Shain, founder of Thanks to Yanks, invites family members to ride on or walk alongside a special float dedicated in their honor during the Bellingham Memorial Day parade on May 20. Participants should assemble at 1 p.m., with the parade setting out at 2 p.m. (rain or shine) from Bellingham Memorial Middle School, 130 Blackstone St. Return transportation to participants' cars will be provided.
The float is sponsored by Thanks to Yanks and Shain's employer, Charles River Bank.
"As troops come home from the war, we need to keep in mind the price that so many families have paid," said Shain, noting that the float will support the military rather than any particular political view. "Freedom isn't free; there's a cost to military actions. I'm proud to be just one small facet in this tribute to America."
To reserve a seat on the float, contact Shain at 508-30-8487 or email@example.com by Thursday.
LEARNING OPPORTUNITIES: Lexington Community Education will host two special programs this week.
On Wednesday, Arlington resident Michael Thompson (above) will discuss "The Nature of Boys" from 7 to 9 p.m. at the Lexington Depot, 13 Depot Square.
A psychologist, school consultant, and author or coauthor of nine books, Thompson will discuss the higher likelihood of boys over girls to be sent to a school psychologist, suspended, expelled, and diagnosed with autism, attention deficit hyperactivity disorder, and language disorders. He will also provide suggestions to parents and teachers regarding supporting boys in their early school years and helping them remain emotionally open in adolescence.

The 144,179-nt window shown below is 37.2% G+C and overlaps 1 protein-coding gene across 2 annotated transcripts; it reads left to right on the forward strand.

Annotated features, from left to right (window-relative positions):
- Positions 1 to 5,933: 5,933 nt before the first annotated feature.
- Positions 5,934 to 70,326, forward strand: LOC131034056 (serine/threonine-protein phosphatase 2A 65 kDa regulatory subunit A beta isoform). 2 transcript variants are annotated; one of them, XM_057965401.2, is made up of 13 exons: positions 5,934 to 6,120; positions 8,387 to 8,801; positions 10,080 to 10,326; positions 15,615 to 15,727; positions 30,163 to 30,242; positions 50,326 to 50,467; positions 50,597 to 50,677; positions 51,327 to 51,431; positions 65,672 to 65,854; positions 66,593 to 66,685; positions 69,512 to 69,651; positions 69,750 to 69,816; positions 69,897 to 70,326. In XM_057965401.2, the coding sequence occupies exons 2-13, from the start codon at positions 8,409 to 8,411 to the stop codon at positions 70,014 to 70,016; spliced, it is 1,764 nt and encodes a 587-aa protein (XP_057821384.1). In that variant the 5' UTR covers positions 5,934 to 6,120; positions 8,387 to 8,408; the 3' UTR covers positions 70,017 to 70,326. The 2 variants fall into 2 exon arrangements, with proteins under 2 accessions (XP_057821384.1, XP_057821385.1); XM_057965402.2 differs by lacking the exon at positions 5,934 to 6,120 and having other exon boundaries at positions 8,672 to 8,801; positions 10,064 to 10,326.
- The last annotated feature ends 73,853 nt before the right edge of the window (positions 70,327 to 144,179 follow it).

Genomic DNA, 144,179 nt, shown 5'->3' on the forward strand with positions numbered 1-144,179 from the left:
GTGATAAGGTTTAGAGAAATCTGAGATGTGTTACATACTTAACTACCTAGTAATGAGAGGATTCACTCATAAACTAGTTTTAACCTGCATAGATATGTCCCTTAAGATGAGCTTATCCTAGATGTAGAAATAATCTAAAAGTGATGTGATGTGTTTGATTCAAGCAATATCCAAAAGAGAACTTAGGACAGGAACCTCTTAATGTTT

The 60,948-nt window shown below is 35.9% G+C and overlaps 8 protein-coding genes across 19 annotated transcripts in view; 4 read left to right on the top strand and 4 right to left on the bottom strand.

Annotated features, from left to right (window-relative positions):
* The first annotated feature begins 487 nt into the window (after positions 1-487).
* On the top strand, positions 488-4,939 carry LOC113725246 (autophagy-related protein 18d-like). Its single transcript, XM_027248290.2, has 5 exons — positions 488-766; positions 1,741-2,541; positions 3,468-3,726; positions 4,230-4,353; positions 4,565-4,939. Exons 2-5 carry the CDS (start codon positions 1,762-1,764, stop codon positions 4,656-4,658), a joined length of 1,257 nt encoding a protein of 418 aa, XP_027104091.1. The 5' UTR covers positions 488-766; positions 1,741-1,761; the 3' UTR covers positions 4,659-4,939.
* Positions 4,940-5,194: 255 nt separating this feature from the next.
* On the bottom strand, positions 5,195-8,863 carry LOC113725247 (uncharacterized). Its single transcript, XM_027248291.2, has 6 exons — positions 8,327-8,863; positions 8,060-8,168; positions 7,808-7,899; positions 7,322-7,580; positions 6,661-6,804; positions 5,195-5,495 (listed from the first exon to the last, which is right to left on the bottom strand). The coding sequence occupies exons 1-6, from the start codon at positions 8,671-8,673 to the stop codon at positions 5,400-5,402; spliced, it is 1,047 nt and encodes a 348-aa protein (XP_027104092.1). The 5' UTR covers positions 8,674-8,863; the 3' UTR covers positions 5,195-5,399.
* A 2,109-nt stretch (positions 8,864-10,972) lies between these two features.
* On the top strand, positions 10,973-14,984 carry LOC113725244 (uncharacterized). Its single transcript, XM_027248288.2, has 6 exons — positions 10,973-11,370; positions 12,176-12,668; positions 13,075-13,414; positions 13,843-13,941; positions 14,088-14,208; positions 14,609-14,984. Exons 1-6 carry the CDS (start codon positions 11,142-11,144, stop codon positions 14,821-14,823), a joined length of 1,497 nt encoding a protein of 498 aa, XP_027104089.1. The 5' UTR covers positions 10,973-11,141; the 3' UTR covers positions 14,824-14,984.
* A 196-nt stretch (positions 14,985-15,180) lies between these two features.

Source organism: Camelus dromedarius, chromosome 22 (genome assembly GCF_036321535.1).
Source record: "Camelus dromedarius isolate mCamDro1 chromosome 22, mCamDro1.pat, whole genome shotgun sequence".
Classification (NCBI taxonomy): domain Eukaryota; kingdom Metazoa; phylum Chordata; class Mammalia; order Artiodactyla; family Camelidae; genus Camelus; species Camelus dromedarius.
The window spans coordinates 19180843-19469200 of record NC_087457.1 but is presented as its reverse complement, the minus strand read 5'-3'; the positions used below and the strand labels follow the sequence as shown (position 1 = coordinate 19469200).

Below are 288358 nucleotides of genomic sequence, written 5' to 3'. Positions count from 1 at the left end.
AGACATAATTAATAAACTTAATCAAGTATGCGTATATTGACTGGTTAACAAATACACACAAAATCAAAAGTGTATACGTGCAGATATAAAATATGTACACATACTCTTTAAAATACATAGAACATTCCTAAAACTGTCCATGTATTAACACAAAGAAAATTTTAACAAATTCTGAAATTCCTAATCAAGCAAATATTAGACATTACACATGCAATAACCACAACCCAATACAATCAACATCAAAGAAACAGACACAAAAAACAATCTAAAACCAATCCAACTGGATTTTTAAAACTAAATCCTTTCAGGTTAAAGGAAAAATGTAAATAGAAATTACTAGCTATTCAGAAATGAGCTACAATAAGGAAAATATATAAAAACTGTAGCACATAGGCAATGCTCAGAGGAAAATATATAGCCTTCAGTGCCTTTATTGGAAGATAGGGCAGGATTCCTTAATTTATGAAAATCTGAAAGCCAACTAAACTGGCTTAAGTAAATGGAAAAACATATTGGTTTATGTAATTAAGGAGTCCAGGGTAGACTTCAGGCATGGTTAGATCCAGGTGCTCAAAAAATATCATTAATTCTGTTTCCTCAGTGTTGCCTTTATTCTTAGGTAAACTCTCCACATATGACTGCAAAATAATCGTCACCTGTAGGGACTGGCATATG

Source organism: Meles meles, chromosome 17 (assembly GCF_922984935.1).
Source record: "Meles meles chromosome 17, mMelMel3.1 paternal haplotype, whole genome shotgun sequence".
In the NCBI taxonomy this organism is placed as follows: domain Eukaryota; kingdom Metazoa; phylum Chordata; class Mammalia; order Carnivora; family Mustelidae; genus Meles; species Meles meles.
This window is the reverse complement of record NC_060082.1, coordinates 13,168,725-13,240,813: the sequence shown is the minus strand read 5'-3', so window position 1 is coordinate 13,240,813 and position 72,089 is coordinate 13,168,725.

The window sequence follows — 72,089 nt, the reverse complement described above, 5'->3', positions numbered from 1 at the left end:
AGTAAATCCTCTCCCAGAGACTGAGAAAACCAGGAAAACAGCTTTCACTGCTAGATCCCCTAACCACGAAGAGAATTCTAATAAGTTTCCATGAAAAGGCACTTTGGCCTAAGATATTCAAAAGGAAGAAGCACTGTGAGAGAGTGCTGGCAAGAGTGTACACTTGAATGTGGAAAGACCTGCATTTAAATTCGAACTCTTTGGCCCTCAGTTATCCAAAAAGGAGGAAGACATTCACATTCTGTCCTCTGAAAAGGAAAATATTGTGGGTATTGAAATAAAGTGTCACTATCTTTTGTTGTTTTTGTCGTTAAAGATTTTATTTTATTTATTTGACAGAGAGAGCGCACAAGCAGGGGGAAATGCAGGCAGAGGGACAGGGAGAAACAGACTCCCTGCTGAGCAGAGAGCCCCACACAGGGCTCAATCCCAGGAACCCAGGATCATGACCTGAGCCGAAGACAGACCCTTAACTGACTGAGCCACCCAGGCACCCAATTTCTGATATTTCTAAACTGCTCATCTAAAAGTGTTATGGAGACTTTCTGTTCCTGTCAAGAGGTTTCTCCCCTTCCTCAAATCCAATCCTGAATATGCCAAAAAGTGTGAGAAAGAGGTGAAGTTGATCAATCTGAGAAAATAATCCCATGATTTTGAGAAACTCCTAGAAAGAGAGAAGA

On Friday, former Lexington resident Laura Lapointe (below) will present her one-woman show, "What Color Are Your Work Boots?," at 7 p.m. at Follen Community Church, 755 Massachusetts Ave.In her performance, Lapointe explores years of job interviews and a range of absurd experiences while seeking meaningful work. In one year alone, she went on 40 job interviews and ended up working in a prison.
Lapointe, who now lives in Arlington, was a student of Lexington High drama teacher Steven Bogart, and earned a bachelor's degree in acting at New York University, and a master of divinity at Andover Newton Theological School.
Each event costs $10. To register, call 781-862-8043. For details, go to www.lexingtoncommunityed.org.
RETIREMENT TALK: Newton resident Joseph F. Quinn (above), the James P. McIntyre Professor of Economics at Boston College, will present "Early Retirement: The End of an Era; How and When Americans Retire" at 6:30 p.m. Wednesday at the Sheraton Needham Hotel, 100 Cabot St. in Needham.
At Boston College, Quinn was dean of the College of Arts and Sciences from 1999 to 2007, and he was the school's NCAA faculty athletics representative from 1994 to 1999. A graduate of Amherst College, he received his doctorate from MIT.
The event is being presented by the Boston chapter of the National Aging in Place Council, a Washington, D.C.-based trade association dedicated to helping senior citizens remain independent, active, and healthy.
Reserve a seat by calling Jennifer Lynch, president of the council's Boston chapter, at 617-852-2584.
People items may be submitted to Cindy Cantrell at firstname.lastname@example.org.